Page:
Paying the lowest amount for energy involves switching suppliers regularly – and ensuring you pay the correct amount means providing accurate meter readings.
Most energy customers build up credit from April to October when heating is turned down and use this during the winter when our homes need more heat.
But energy firms are taking more from customers than required. Research from uSwitch in May 2018 found 11 million households were owed a total of £1.3 billion. 40% were owed an average of £121 and 8% more than £200.
Automatic refunds are still not standard, even when you switch suppliers. The research discovered 54% of consumers had to chase their supplier for a refund instead of receiving one automatically.
By providing accurate meter readings at the start and end of your contract you should pay the right amount for your gas and electricity in the end.
The way you’re billed by energy suppliers can be confusing because you usually pay a regular monthly direct debit, which often has little direct link to actual usage which varies throughout the year.
But paying this way means you have a fixed outgoing that helps with household budgeting. When you provide meter readings, your supplier generates accurate bills based on actual usage, allowing you to see the real state of your account and if you’re paying too much or not enough.
You should try to provide accurate meter readings at least four times a year and ensure that your energy supplier (or suppliers) use them. Then your monthly direct debit will be adjusted closer to the amount of energy you actually use.
If you never provide meter readings, which according to uSwitch, 1.4 million households don’t, then you’ll be paying estimated bills. This means you could be in for a nasty shock when your actual bill is issued if you are underpaying – or if you’ve been overpaying you are allowing your utility supplier to hold your money you don’t really owe.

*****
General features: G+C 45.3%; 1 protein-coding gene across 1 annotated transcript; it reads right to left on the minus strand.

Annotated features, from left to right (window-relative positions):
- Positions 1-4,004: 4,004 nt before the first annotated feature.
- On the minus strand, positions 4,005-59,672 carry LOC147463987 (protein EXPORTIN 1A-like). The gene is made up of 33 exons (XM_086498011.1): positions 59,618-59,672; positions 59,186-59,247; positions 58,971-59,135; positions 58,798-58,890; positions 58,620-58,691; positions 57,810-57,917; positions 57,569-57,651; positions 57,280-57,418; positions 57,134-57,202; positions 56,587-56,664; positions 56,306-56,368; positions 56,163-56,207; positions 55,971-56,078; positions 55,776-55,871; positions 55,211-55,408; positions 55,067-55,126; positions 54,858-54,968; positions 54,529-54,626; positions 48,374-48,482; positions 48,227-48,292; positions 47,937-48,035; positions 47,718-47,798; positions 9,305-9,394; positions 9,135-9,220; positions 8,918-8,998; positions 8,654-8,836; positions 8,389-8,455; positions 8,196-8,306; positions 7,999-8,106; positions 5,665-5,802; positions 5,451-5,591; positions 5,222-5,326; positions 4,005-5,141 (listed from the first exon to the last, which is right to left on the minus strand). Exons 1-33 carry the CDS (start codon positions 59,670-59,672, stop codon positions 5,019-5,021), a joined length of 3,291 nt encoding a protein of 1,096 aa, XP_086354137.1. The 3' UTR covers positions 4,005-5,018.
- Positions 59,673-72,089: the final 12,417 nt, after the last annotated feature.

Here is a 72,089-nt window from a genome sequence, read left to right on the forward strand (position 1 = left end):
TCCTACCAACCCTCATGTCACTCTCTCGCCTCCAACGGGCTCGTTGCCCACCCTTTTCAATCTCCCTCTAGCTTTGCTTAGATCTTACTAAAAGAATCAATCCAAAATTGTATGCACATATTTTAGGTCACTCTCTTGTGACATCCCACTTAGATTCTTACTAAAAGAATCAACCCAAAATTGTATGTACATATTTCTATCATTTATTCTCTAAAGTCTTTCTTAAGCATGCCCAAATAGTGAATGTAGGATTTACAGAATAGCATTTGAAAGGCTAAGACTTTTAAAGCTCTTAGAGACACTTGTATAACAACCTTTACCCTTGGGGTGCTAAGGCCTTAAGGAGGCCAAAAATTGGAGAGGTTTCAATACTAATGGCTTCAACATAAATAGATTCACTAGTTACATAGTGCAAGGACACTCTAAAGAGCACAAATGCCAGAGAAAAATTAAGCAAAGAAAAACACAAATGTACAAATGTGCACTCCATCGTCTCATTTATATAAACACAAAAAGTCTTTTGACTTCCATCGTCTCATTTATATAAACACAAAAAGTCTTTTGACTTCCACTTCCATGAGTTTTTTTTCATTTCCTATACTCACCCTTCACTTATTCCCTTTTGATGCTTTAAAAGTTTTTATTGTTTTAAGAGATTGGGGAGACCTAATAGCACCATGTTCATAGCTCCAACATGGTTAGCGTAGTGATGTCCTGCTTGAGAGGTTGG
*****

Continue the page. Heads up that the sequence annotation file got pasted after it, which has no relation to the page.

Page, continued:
Two houses on the same road using the same amount of electricity and/or gas can pay a significantly different amount of money for their energy. Your supplier, tariff, and whether you’ve switched recently can all have a major impact on your energy bill.
If you’ve never switched suppliers you will likely be on a standard variable rate (SVR) tariff, paying hundreds of pounds more than the cheapest tariff available. If you have switched but the promotional period has ended (usually after 12 or 24 months) you’ll be automatically moved to a SVR tariff where your rates are regularly increased.
For instance, British Gas increased its SVR tariff by 5.5% on May 29 – an increase of about £60 for most homes. EDF, Scottish Power and Npower all have similar increases planned for June.
Suppliers rely on the apathy of consumers staying on the same SVR tariffs to make large profits. But, you don’t have to be at the mercy of these suppliers. Take action, compare tariff costs across the whole market and switch to the best deal in your area. It doesn’t matter which company logo is on the bill: the gas or electric that arrives at your house is always the same.
The Energy Switch Guarantee means you can expect a safe, reliable switch to a new provider in 21 days. If you have never switched suppliers you could save up to £300 a year.